Cramped Housing in Hong Kong_© i.guim.co.uk/img/media/38e8f4be933217a817e982918f51822215a88d77/0_0_6720_4032/master/6720.jpg?width=465&quality=45&auto=format&fit=max&dpr=2&s=001a3046ac8a7580e2a28951e1d0f5cb

Sustainability | Urban and Rural

Many Asian countries like Singapore, China, and Japan have excelled in terms of sustainable infrastructure in urban sectors. Sustainable Architecture has been their key tool to bring about regeneration within the city. It is used to influence the lifestyle and culture of the people. Keeping the traditions alive these countries have proved that changing the infrastructure can have a positive effect on national development in terms of economic, social, and environmental factors.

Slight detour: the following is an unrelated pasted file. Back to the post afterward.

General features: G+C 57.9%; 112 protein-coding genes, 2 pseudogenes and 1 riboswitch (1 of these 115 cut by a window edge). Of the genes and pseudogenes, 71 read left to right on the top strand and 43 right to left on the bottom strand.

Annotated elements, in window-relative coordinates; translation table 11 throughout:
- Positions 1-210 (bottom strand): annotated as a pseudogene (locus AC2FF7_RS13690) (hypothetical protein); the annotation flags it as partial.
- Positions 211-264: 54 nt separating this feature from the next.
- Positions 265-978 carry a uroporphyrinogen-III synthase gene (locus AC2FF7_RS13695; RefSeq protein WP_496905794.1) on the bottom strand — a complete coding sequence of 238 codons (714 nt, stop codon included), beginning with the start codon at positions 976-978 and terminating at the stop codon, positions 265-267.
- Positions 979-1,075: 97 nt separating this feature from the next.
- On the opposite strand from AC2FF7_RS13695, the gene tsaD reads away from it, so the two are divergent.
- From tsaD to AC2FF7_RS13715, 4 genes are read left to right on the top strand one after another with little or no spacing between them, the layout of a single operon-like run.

Singapore is among the top developed nations of the world. Some buildings are oriented towards sustainability called Green buildings like the Gardens by the Bay. Several government schemes also have been a part of the urban planning and built environment which helps in the regeneration process.

Gardens By The Bay _©John Worburtan _uploadbeta.com/_s/upload/2019/08/10/2a499fb90ebc08b8aa484f1b15f4ccd5.jpg


Asia has been considered a part of the Second World War due to the participation of several countries. But, there is a significant exception of the industrialized first world countries Israel, Japan, Taiwan, and South Korea. So the development of the countries in terms of development was relatively low compared to the other countries. While the planet population became predominantly urban in 2008, this ‘tipping point’ won’t occur in Asia before 2026.